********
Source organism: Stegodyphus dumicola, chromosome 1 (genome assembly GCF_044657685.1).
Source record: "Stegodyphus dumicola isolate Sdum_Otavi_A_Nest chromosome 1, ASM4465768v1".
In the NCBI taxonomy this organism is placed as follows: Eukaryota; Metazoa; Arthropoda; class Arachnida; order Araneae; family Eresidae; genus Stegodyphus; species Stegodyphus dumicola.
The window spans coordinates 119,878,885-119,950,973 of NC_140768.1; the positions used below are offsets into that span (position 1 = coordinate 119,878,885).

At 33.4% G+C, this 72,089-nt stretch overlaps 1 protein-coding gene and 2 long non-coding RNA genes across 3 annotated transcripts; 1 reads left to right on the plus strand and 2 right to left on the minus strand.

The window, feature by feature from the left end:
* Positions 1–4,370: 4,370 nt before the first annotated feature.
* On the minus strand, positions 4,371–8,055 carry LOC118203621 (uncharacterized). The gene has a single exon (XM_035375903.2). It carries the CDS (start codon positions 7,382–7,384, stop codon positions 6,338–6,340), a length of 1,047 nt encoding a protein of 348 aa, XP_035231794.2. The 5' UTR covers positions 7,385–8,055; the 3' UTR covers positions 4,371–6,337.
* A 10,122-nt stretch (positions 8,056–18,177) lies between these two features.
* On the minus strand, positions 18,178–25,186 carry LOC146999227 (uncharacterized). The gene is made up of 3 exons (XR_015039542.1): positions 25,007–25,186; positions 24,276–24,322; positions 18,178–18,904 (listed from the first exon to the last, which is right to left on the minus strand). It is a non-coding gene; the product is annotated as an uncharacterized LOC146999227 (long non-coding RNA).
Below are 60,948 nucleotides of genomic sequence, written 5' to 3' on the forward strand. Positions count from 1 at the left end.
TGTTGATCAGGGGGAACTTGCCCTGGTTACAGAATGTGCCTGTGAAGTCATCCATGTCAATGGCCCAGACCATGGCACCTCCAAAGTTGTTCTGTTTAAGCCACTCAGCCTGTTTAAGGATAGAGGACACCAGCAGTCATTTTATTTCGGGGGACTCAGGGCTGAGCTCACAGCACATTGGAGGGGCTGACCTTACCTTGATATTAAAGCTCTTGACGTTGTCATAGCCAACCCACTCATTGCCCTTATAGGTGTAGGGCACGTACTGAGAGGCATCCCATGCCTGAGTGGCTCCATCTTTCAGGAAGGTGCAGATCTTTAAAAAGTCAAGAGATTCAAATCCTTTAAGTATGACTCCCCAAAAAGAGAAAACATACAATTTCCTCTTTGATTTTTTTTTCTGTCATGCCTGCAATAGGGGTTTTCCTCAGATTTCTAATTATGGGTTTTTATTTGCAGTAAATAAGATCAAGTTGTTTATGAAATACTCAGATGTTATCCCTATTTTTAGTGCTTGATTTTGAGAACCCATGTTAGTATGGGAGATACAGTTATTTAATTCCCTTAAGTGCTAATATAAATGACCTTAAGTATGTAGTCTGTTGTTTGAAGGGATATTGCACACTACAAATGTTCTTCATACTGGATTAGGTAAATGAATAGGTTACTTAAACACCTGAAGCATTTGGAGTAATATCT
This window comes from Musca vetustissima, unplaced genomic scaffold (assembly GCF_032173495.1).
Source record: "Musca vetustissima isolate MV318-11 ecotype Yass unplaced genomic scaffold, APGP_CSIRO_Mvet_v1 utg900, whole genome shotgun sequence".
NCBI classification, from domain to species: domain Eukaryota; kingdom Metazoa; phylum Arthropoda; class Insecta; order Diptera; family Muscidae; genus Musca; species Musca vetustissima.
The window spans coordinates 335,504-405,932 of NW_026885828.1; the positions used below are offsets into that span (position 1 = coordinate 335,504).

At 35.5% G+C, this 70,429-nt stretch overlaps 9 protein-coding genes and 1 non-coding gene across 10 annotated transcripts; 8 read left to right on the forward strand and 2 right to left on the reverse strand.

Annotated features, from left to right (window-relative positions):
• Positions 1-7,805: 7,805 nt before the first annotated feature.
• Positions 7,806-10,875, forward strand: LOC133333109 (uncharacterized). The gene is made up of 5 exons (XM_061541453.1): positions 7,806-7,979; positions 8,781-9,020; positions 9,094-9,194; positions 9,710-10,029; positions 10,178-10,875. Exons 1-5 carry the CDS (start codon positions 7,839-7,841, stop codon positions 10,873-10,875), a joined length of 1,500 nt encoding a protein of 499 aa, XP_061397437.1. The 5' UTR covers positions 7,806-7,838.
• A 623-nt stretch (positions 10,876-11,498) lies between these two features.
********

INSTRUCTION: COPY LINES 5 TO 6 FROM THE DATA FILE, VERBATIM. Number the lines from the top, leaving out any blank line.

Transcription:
At 33.4% G+C, this 72,089-nt stretch overlaps 1 protein-coding gene and 2 long non-coding RNA genes across 3 annotated transcripts; 1 reads left to right on the plus strand and 2 right to left on the minus strand.

The window, feature by feature from the left end: